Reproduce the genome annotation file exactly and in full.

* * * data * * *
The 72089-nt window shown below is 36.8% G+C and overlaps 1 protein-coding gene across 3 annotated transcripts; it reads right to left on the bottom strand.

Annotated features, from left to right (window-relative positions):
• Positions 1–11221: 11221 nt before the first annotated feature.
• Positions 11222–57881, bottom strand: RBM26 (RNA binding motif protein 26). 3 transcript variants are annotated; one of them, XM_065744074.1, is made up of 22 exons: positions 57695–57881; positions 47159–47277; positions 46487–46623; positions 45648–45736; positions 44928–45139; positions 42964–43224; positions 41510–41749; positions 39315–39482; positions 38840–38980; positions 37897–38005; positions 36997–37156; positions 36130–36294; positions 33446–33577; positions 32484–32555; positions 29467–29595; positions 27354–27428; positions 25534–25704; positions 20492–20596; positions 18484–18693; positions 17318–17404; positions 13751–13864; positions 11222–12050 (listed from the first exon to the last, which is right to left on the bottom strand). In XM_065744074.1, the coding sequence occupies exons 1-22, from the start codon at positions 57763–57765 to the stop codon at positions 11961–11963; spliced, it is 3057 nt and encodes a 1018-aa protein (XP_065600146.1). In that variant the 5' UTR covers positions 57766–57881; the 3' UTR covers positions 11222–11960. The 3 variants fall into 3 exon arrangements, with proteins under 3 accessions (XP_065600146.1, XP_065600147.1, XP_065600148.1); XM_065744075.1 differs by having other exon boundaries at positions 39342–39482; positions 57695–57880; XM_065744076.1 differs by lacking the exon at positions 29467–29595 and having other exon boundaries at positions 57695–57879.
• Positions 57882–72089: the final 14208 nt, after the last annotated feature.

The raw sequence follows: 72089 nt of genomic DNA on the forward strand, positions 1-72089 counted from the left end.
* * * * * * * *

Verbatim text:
The 72089-nt window shown below is 36.8% G+C and overlaps 1 protein-coding gene across 3 annotated transcripts; it reads right to left on the bottom strand.

Annotated features, from left to right (window-relative positions):
• Positions 1–11221: 11221 nt before the first annotated feature.
• Positions 11222–57881, bottom strand: RBM26 (RNA binding motif protein 26). 3 transcript variants are annotated; one of them, XM_065744074.1, is made up of 22 exons: positions 57695–57881; positions 47159–47277; positions 46487–46623; positions 45648–45736; positions 44928–45139; positions 42964–43224; positions 41510–41749; positions 39315–39482; positions 38840–38980; positions 37897–38005; positions 36997–37156; positions 36130–36294; positions 33446–33577; positions 32484–32555; positions 29467–29595; positions 27354–27428; positions 25534–25704; positions 20492–20596; positions 18484–18693; positions 17318–17404; positions 13751–13864; positions 11222–12050 (listed from the first exon to the last, which is right to left on the bottom strand). In XM_065744074.1, the coding sequence occupies exons 1-22, from the start codon at positions 57763–57765 to the stop codon at positions 11961–11963; spliced, it is 3057 nt and encodes a 1018-aa protein (XP_065600146.1). In that variant the 5' UTR covers positions 57766–57881; the 3' UTR covers positions 11222–11960. The 3 variants fall into 3 exon arrangements, with proteins under 3 accessions (XP_065600146.1, XP_065600147.1, XP_065600148.1); XM_065744075.1 differs by having other exon boundaries at positions 39342–39482; positions 57695–57880; XM_065744076.1 differs by lacking the exon at positions 29467–29595 and having other exon boundaries at positions 57695–57879.
• Positions 57882–72089: the final 14208 nt, after the last annotated feature.

The raw sequence follows: 72089 nt of genomic DNA on the forward strand, positions 1-72089 counted from the left end.